Fantasy Football: Setting expectations for the 2024 rookie quarterback class

2X5NCCR Chicago Bears quarterback Caleb Williams throws a pass during the NFL football team's rookie camp at Halas Hall in Lake Forest, Ill., Friday, May 10, 2024. (AP Photo/Nam Y. Huh)

Caleb Williams is being drafted as a top-12 fantasy quarterback right now: Are these expectations too lofty or can the 2024 No. 1 overall pick deliver?

Jayden Daniels is a potential steal at his current ADP: The Washington Commanders quarterback offers high-end rushing upside that is going to allow him to out-produce his QB15 ADP.

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Estimated Reading Time: 9 minutes

Fantasy football draft season is right around the corner, and after diving into the fantasy quarterback report last week, breaking down how this year’s crop of potential fantasy QBs produced this past season, it’s time to turn our attention to the rookie quarterbacks.

Today, we are going to look at a combination of what translates from college production to the NFL for rookie quarterbacks in addition to what past rookie quarterbacks have done in Year 1 of their NFL careers in order to set expectations for this year’s class.

Average rookie quarterback's fantasy production since 2014 (min. seven games – 44 qualifiers):
Metric Rookie QB Average
Total Fantasy Points 164.7
Fantasy Points Per Game 13.1
Overall Fantasy Finish QB25
Fantasy Points Per Game Finish QB32
Games Played 12.0

This first look at average production from rookie quarterbacks includes all 44 rookie quarterbacks over the past 10 seasons who have played at least seven games in Year 1, so there is some variance in sample size to consider here. For fantasy drafts this season, we’re only considering the first-rounders, barring spot starts here and there from other rookies who won’t be drafted in the large majority of fantasy drafts this season. As things currently stand, five of six first-round rookie quarterbacks are expected to play at least seven games in 2024.

Before diving into potential first-round rookie quarterback expectations, it’s important to take note of this rookie production as a whole since 2014, as there have been others drafted outside of the first round who have been Year 1 fantasy contributors. With all that considered, expectations of rookie quarterbacks are typically low for fantasy purposes as there have only been four rookie quarterbacks (9.1%) to finish within the top 12 at their position in Year 1. There have been just 18 (41%) to finish inside the top 24 in Year 1. In terms of points per game, five have cracked the top 12 (11.4%) since 2014, and 13 have cracked the top 24 (29.5%).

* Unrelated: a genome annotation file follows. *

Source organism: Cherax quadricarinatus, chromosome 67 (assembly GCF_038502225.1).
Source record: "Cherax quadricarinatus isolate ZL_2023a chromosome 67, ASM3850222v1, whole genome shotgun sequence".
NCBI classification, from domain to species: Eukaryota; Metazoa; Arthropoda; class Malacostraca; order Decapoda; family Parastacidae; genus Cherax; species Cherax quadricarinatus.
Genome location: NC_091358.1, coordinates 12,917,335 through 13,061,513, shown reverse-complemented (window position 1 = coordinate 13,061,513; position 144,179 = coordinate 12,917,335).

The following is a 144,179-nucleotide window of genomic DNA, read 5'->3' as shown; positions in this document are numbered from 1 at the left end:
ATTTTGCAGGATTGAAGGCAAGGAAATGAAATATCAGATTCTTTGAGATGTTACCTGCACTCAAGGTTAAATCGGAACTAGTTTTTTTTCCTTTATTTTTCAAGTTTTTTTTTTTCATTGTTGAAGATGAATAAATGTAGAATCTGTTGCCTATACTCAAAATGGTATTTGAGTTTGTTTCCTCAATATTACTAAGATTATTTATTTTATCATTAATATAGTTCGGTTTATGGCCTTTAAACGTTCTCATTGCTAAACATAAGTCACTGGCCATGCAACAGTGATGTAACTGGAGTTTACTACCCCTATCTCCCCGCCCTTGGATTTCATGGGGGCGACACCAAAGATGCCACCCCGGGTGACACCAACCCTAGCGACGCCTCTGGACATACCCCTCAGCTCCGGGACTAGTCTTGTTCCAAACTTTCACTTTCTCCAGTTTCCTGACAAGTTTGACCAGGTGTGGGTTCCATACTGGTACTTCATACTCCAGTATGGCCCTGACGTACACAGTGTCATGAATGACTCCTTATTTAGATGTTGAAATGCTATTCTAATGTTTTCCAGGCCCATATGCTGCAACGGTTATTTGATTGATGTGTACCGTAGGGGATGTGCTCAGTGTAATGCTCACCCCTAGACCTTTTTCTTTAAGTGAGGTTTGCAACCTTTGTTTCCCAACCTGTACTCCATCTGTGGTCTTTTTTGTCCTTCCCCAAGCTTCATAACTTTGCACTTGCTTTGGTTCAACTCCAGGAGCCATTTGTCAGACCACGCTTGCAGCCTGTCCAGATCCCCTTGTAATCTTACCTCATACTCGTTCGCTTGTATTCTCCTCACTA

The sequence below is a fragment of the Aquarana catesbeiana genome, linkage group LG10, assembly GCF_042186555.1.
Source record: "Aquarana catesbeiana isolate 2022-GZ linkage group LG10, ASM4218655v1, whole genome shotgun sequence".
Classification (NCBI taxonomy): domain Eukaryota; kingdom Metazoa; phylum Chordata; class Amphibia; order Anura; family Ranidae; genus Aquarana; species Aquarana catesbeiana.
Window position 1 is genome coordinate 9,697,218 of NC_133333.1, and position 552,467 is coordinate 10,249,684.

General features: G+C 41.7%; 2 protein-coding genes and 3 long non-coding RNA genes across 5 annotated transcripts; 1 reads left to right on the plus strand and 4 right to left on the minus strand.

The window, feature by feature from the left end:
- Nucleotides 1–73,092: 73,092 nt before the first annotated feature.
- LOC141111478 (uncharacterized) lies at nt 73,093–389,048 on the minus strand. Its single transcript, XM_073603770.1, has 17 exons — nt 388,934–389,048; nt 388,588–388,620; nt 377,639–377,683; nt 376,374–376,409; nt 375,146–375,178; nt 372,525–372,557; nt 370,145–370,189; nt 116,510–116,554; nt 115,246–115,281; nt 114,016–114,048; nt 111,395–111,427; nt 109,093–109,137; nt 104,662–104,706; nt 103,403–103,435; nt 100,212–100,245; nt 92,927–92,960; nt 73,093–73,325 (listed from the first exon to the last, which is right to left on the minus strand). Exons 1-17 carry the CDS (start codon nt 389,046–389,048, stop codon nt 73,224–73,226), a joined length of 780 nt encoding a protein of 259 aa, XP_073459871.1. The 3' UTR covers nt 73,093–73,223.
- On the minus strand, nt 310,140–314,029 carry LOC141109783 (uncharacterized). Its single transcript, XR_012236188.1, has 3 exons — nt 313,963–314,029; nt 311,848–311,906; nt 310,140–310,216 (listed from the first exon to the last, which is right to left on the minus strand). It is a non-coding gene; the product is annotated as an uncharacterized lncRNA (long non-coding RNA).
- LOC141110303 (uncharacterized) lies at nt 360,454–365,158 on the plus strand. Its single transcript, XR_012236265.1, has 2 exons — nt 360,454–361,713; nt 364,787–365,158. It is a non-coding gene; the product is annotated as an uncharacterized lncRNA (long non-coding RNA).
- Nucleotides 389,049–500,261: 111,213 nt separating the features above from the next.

For this year’s crop of rookie fantasy draft candidates, breaking these numbers down into first-round quarterbacks is more relevant since all who are in fantasy consideration this year were drafted within the first round of the NFL draft. Their Sleeper ADP is included in the chart below:

2024 Rookie Quarterback Average Draft Position (Sleeper, May 2024) ADP Position Rank (Sleeper, May 2024)
Caleb Williams, CHI 87 QB11
Jayden Daniels, WAS 119 QB15
J.J. McCarthy, MIN 164 QB21
Drake Maye, NE 180 QB24
Bo Nix, DEN 220 QB28
Michael Penix, ATL 279 QB34

Before getting into each individual quarterback and their situation, here is the average fantasy production of first-round quarterbacks in their rookie seasons since 2014 to provide some more context toward potential expectations this season.

Average First-Round Rookie Quarterback Fantasy Production since 2014 (32 qualifiers):
Metric 1st-Rookie QB Average
Total Fantasy Points 172.2
Fantasy Points Per Game 14.4
Overall Fantasy Finish QB23
Fantasy Points Per Game Finish QB29
Games Played 11.6

Caleb Williams, Chicago Bears

Williams, of course, stands out in ADP as a top-12 quarterback at the moment, and considering his supporting cast, overall college profile and being the No. 1 overall pick in this year’s draft, it’s understandable that expectations are high. It’s worth noting that only four (12.5%) first-round rookie quarterbacks have finished top-12 in fantasy points per game in Year 1, including Deshaun Watson (25.0), Justin Herbert (22.7), C.J. Stroud (19.1) and Daniel Jones (18.9). Watson — though he finished as QB1 in points per game as a rookie, partly due to only seven games played — might be Williams’ best comparable in terms of where Williams' top-12 fantasy production could come from.

For context, rookie-year Watson had a top-five wide receiver to throw to in DeAndre Hopkins as well as a high-end deep-threat in Will Fuller, and a productive receiving back in Lamar Miller. Watson also had a higher 7.5% scramble rate, which allowed for strong rushing production. He posted 38.4 rushing yards per game to go along with two rushing touchdowns through his seven healthy games played. 

Williams, despite maybe not having a top-five receiver on the team, makes up for that by having two wide receivers who finished inside the top-10 in PFF receiving grade last season (DJ Moore, Keenan Allen). He also has a productive receiving back in D’Andre Swift, to go along with the ninth overall pick in this year’s NFL draft, Rome Odunze, and a reliable receiving tight end in Cole Kmet. There’s an argument to be made that Williams has the best crop of receiving weapons for any rookie quarterback in recent history.